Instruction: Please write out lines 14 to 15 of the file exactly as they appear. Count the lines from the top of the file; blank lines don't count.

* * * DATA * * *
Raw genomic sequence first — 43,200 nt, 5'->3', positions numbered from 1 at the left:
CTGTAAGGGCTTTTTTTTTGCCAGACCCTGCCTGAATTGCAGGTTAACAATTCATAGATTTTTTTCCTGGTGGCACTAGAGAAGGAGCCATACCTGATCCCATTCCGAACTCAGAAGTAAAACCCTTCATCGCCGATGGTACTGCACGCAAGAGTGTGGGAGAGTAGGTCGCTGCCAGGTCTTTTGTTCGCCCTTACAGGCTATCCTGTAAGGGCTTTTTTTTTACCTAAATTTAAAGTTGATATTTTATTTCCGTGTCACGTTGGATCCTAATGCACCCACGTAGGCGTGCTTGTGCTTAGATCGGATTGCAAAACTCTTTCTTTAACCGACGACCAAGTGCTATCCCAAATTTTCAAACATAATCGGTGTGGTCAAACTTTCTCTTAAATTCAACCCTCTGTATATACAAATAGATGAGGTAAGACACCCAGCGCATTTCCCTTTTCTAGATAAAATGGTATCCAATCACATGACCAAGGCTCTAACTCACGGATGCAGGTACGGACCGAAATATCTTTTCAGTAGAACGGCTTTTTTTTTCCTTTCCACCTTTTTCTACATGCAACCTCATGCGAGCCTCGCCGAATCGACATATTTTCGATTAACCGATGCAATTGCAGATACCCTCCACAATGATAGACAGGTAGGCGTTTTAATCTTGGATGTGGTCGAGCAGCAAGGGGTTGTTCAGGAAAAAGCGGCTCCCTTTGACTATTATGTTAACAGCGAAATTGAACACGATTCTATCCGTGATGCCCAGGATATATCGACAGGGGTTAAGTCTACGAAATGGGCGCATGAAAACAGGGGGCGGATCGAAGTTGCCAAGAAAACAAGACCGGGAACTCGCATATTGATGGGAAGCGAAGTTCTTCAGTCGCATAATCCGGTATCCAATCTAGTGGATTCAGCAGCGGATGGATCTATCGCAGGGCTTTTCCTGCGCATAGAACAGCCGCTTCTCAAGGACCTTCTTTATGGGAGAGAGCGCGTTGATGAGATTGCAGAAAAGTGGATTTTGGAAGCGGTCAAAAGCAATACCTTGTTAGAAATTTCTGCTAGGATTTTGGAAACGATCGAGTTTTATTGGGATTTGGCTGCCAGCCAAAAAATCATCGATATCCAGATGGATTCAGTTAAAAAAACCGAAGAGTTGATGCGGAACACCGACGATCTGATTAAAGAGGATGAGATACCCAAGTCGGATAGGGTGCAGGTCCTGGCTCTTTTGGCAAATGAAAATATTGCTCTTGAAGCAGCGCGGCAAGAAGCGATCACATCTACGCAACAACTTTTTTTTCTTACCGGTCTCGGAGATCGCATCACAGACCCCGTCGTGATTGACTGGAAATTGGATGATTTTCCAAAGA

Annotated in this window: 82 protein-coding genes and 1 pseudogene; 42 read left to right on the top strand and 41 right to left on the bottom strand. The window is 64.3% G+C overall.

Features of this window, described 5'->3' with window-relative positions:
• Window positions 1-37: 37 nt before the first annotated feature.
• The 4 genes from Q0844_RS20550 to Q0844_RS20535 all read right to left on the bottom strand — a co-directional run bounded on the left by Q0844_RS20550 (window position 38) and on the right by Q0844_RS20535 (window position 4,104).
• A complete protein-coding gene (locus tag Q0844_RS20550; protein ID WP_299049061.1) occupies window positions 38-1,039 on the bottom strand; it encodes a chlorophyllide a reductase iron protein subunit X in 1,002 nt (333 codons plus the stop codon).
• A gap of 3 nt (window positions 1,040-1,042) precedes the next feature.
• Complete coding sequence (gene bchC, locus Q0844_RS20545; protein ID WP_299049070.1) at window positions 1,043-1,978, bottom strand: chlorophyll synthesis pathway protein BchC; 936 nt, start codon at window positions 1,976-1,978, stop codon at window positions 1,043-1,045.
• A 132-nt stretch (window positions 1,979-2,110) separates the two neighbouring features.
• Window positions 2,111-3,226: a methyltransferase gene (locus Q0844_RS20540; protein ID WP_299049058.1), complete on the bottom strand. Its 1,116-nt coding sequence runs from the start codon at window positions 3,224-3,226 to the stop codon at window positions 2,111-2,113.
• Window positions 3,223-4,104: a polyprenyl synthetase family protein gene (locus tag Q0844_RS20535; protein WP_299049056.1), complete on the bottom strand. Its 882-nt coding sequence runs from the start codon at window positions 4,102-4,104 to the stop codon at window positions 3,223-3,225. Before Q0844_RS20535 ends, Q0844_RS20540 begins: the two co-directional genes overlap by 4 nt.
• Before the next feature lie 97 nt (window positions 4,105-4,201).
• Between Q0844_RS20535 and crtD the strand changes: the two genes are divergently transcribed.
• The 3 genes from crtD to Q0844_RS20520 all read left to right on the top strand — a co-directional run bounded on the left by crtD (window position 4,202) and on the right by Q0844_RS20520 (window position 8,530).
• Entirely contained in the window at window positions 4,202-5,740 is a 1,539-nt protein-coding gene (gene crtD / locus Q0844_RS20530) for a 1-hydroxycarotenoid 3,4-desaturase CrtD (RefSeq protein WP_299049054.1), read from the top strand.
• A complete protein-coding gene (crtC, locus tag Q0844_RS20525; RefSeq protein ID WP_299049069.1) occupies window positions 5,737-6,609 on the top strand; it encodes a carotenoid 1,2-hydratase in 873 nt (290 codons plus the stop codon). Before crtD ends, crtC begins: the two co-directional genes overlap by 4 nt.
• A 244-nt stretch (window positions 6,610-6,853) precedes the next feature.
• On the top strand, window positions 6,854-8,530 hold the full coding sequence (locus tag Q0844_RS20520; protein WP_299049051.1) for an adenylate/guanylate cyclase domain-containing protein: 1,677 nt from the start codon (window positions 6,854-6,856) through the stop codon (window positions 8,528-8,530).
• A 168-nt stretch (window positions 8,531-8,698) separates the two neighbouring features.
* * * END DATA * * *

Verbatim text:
• Between Q0844_RS20535 and crtD the strand changes: the two genes are divergently transcribed.
• The 3 genes from crtD to Q0844_RS20520 all read left to right on the top strand — a co-directional run bounded on the left by crtD (window position 4,202) and on the right by Q0844_RS20520 (window position 8,530).